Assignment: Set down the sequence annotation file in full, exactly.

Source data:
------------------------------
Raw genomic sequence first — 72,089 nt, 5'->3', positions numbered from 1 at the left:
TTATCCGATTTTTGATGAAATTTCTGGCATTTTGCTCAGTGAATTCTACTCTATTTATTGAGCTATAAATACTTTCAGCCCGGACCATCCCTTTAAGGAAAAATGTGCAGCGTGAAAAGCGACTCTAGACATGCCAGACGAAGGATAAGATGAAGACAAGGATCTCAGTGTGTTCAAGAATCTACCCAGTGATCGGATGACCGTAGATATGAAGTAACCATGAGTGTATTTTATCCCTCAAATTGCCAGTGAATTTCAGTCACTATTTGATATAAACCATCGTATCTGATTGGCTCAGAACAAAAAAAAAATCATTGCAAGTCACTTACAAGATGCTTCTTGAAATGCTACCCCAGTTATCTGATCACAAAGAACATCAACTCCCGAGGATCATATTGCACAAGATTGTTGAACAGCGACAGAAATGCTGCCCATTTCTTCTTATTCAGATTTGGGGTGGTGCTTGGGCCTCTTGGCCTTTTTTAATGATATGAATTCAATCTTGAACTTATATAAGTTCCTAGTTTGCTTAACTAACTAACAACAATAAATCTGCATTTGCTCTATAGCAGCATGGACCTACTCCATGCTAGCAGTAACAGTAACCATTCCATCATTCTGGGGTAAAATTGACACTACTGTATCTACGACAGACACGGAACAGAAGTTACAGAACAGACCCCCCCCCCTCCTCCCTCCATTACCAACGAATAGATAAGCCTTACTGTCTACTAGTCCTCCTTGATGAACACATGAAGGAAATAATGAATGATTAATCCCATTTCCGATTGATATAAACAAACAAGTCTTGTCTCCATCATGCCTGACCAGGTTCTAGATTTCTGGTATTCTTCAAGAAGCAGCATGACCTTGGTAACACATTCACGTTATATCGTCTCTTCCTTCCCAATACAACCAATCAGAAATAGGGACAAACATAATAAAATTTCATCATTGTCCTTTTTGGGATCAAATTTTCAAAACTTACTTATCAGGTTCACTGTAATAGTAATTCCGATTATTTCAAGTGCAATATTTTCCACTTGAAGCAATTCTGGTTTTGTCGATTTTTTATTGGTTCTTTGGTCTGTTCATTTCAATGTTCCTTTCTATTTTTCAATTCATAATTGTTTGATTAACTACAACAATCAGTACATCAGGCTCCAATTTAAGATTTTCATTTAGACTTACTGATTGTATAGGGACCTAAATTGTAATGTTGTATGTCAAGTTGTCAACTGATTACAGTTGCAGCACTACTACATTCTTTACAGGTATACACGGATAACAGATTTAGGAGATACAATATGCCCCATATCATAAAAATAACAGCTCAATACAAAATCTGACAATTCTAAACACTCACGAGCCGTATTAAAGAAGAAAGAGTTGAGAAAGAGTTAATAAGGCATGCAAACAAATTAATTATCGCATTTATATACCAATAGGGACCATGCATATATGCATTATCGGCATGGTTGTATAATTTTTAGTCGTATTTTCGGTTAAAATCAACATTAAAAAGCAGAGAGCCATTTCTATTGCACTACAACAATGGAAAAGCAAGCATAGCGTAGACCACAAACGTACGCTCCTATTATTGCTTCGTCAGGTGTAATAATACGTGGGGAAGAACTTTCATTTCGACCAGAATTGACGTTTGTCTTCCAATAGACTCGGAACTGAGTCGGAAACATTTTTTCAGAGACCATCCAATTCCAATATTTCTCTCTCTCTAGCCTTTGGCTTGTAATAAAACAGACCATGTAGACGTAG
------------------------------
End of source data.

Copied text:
Raw genomic sequence first — 72,089 nt, 5'->3', positions numbered from 1 at the left:
TTATCCGATTTTTGATGAAATTTCTGGCATTTTGCTCAGTGAATTCTACTCTATTTATTGAGCTATAAATACTTTCAGCCCGGACCATCCCTTTAAGGAAAAATGTGCAGCGTGAAAAGCGACTCTAGACATGCCAGACGAAGGATAAGATGAAGACAAGGATCTCAGTGTGTTCAAGAATCTACCCAGTGATCGGATGACCGTAGATATGAAGTAACCATGAGTGTATTTTATCCCTCAAATTGCCAGTGAATTTCAGTCACTATTTGATATAAACCATCGTATCTGATTGGCTCAGAACAAAAAAAAAATCATTGCAAGTCACTTACAAGATGCTTCTTGAAATGCTACCCCAGTTATCTGATCACAAAGAACATCAACTCCCGAGGATCATATTGCACAAGATTGTTGAACAGCGACAGAAATGCTGCCCATTTCTTCTTATTCAGATTTGGGGTGGTGCTTGGGCCTCTTGGCCTTTTTTAATGATATGAATTCAATCTTGAACTTATATAAGTTCCTAGTTTGCTTAACTAACTAACAACAATAAATCTGCATTTGCTCTATAGCAGCATGGACCTACTCCATGCTAGCAGTAACAGTAACCATTCCATCATTCTGGGGTAAAATTGACACTACTGTATCTACGACAGACACGGAACAGAAGTTACAGAACAGACCCCCCCCCCTCCTCCCTCCATTACCAACGAATAGATAAGCCTTACTGTCTACTAGTCCTCCTTGATGAACACATGAAGGAAATAATGAATGATTAATCCCATTTCCGATTGATATAAACAAACAAGTCTTGTCTCCATCATGCCTGACCAGGTTCTAGATTTCTGGTATTCTTCAAGAAGCAGCATGACCTTGGTAACACATTCACGTTATATCGTCTCTTCCTTCCCAATACAACCAATCAGAAATAGGGACAAACATAATAAAATTTCATCATTGTCCTTTTTGGGATCAAATTTTCAAAACTTACTTATCAGGTTCACTGTAATAGTAATTCCGATTATTTCAAGTGCAATATTTTCCACTTGAAGCAATTCTGGTTTTGTCGATTTTTTATTGGTTCTTTGGTCTGTTCATTTCAATGTTCCTTTCTATTTTTCAATTCATAATTGTTTGATTAACTACAACAATCAGTACATCAGGCTCCAATTTAAGATTTTCATTTAGACTTACTGATTGTATAGGGACCTAAATTGTAATGTTGTATGTCAAGTTGTCAACTGATTACAGTTGCAGCACTACTACATTCTTTACAGGTATACACGGATAACAGATTTAGGAGATACAATATGCCCCATATCATAAAAATAACAGCTCAATACAAAATCTGACAATTCTAAACACTCACGAGCCGTATTAAAGAAGAAAGAGTTGAGAAAGAGTTAATAAGGCATGCAAACAAATTAATTATCGCATTTATATACCAATAGGGACCATGCATATATGCATTATCGGCATGGTTGTATAATTTTTAGTCGTATTTTCGGTTAAAATCAACATTAAAAAGCAGAGAGCCATTTCTATTGCACTACAACAATGGAAAAGCAAGCATAGCGTAGACCACAAACGTACGCTCCTATTATTGCTTCGTCAGGTGTAATAATACGTGGGGAAGAACTTTCATTTCGACCAGAATTGACGTTTGTCTTCCAATAGACTCGGAACTGAGTCGGAAACATTTTTTCAGAGACCATCCAATTCCAATATTTCTCTCTCTCTAGCCTTTGGCTTGTAATAAAACAGACCATGTAGACGTAG